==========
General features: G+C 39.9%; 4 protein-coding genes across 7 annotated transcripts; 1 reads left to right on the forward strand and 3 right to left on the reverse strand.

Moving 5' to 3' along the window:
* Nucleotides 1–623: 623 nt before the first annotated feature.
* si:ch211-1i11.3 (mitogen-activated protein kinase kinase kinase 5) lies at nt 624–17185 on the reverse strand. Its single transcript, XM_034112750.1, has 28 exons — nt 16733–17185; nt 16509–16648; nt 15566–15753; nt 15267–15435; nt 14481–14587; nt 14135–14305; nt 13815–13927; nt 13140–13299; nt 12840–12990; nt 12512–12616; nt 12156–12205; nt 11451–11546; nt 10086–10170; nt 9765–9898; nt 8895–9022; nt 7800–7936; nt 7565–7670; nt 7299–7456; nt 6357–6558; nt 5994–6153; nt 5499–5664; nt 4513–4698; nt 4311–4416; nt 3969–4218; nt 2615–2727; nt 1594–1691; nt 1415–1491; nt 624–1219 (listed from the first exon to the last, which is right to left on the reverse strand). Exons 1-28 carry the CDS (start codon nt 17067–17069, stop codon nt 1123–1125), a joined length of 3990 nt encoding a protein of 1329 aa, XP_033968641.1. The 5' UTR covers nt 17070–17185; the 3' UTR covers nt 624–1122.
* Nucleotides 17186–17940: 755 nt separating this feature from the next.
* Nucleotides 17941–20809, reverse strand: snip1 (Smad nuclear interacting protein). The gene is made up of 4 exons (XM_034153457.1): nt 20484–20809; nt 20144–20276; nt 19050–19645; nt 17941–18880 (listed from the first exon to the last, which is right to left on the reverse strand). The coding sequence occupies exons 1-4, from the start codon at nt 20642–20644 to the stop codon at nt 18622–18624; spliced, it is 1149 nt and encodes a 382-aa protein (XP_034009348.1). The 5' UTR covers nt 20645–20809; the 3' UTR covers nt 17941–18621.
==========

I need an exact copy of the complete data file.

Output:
General features: G+C 39.9%; 4 protein-coding genes across 7 annotated transcripts; 1 reads left to right on the forward strand and 3 right to left on the reverse strand.

Moving 5' to 3' along the window:
* Nucleotides 1–623: 623 nt before the first annotated feature.
* si:ch211-1i11.3 (mitogen-activated protein kinase kinase kinase 5) lies at nt 624–17185 on the reverse strand. Its single transcript, XM_034112750.1, has 28 exons — nt 16733–17185; nt 16509–16648; nt 15566–15753; nt 15267–15435; nt 14481–14587; nt 14135–14305; nt 13815–13927; nt 13140–13299; nt 12840–12990; nt 12512–12616; nt 12156–12205; nt 11451–11546; nt 10086–10170; nt 9765–9898; nt 8895–9022; nt 7800–7936; nt 7565–7670; nt 7299–7456; nt 6357–6558; nt 5994–6153; nt 5499–5664; nt 4513–4698; nt 4311–4416; nt 3969–4218; nt 2615–2727; nt 1594–1691; nt 1415–1491; nt 624–1219 (listed from the first exon to the last, which is right to left on the reverse strand). Exons 1-28 carry the CDS (start codon nt 17067–17069, stop codon nt 1123–1125), a joined length of 3990 nt encoding a protein of 1329 aa, XP_033968641.1. The 5' UTR covers nt 17070–17185; the 3' UTR covers nt 624–1122.
* Nucleotides 17186–17940: 755 nt separating this feature from the next.
* Nucleotides 17941–20809, reverse strand: snip1 (Smad nuclear interacting protein). The gene is made up of 4 exons (XM_034153457.1): nt 20484–20809; nt 20144–20276; nt 19050–19645; nt 17941–18880 (listed from the first exon to the last, which is right to left on the reverse strand). The coding sequence occupies exons 1-4, from the start codon at nt 20642–20644 to the stop codon at nt 18622–18624; spliced, it is 1149 nt and encodes a 382-aa protein (XP_034009348.1). The 5' UTR covers nt 20645–20809; the 3' UTR covers nt 17941–18621.